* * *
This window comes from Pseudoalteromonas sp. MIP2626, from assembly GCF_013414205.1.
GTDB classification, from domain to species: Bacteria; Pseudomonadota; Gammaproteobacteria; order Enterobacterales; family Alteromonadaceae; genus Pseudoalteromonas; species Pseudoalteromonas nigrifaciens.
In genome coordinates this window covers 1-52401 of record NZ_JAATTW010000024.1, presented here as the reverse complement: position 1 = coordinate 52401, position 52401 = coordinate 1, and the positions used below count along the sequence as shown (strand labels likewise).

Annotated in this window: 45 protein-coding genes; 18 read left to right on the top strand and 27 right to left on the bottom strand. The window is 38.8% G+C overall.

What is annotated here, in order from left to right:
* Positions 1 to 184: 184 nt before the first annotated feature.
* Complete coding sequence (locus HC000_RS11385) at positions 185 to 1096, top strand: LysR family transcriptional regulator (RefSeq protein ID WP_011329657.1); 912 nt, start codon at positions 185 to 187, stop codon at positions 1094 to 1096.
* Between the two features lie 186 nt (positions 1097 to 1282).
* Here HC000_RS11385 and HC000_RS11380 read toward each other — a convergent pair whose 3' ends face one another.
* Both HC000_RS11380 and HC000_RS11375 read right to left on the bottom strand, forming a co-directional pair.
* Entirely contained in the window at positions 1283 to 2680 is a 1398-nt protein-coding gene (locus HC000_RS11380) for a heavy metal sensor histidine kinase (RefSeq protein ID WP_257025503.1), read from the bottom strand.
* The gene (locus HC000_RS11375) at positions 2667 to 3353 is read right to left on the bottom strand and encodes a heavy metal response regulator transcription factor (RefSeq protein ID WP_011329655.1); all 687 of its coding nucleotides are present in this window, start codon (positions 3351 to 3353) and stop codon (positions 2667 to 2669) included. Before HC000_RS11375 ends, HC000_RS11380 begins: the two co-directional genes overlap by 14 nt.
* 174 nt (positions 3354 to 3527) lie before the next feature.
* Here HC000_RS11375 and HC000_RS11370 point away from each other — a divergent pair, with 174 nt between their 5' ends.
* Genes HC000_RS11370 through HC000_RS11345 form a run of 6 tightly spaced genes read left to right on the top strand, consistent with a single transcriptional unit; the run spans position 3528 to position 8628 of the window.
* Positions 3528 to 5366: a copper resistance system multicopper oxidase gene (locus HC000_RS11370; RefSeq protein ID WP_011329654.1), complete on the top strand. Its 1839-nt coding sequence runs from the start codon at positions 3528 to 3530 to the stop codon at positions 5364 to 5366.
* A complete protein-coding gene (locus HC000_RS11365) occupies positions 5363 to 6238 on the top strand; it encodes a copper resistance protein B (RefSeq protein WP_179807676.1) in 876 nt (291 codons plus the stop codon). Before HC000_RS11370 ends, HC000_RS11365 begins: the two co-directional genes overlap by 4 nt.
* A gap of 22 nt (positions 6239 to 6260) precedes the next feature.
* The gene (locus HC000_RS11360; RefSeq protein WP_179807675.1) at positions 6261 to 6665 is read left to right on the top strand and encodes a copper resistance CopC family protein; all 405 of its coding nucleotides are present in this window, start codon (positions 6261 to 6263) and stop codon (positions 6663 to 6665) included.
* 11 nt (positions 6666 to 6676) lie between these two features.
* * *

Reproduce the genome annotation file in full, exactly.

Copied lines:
This window comes from Pseudoalteromonas sp. MIP2626, from assembly GCF_013414205.1.
GTDB classification, from domain to species: Bacteria; Pseudomonadota; Gammaproteobacteria; order Enterobacterales; family Alteromonadaceae; genus Pseudoalteromonas; species Pseudoalteromonas nigrifaciens.
In genome coordinates this window covers 1-52401 of record NZ_JAATTW010000024.1, presented here as the reverse complement: position 1 = coordinate 52401, position 52401 = coordinate 1, and the positions used below count along the sequence as shown (strand labels likewise).

Annotated in this window: 45 protein-coding genes; 18 read left to right on the top strand and 27 right to left on the bottom strand. The window is 38.8% G+C overall.

What is annotated here, in order from left to right:
* Positions 1 to 184: 184 nt before the first annotated feature.
* Complete coding sequence (locus HC000_RS11385) at positions 185 to 1096, top strand: LysR family transcriptional regulator (RefSeq protein ID WP_011329657.1); 912 nt, start codon at positions 185 to 187, stop codon at positions 1094 to 1096.
* Between the two features lie 186 nt (positions 1097 to 1282).
* Here HC000_RS11385 and HC000_RS11380 read toward each other — a convergent pair whose 3' ends face one another.
* Both HC000_RS11380 and HC000_RS11375 read right to left on the bottom strand, forming a co-directional pair.
* Entirely contained in the window at positions 1283 to 2680 is a 1398-nt protein-coding gene (locus HC000_RS11380) for a heavy metal sensor histidine kinase (RefSeq protein ID WP_257025503.1), read from the bottom strand.
* The gene (locus HC000_RS11375) at positions 2667 to 3353 is read right to left on the bottom strand and encodes a heavy metal response regulator transcription factor (RefSeq protein ID WP_011329655.1); all 687 of its coding nucleotides are present in this window, start codon (positions 3351 to 3353) and stop codon (positions 2667 to 2669) included. Before HC000_RS11375 ends, HC000_RS11380 begins: the two co-directional genes overlap by 14 nt.
* 174 nt (positions 3354 to 3527) lie before the next feature.
* Here HC000_RS11375 and HC000_RS11370 point away from each other — a divergent pair, with 174 nt between their 5' ends.
* Genes HC000_RS11370 through HC000_RS11345 form a run of 6 tightly spaced genes read left to right on the top strand, consistent with a single transcriptional unit; the run spans position 3528 to position 8628 of the window.
* Positions 3528 to 5366: a copper resistance system multicopper oxidase gene (locus HC000_RS11370; RefSeq protein ID WP_011329654.1), complete on the top strand. Its 1839-nt coding sequence runs from the start codon at positions 3528 to 3530 to the stop codon at positions 5364 to 5366.
* A complete protein-coding gene (locus HC000_RS11365) occupies positions 5363 to 6238 on the top strand; it encodes a copper resistance protein B (RefSeq protein WP_179807676.1) in 876 nt (291 codons plus the stop codon). Before HC000_RS11370 ends, HC000_RS11365 begins: the two co-directional genes overlap by 4 nt.
* A gap of 22 nt (positions 6239 to 6260) precedes the next feature.
* The gene (locus HC000_RS11360; RefSeq protein WP_179807675.1) at positions 6261 to 6665 is read left to right on the top strand and encodes a copper resistance CopC family protein; all 405 of its coding nucleotides are present in this window, start codon (positions 6261 to 6263) and stop codon (positions 6663 to 6665) included.
* 11 nt (positions 6666 to 6676) lie between these two features.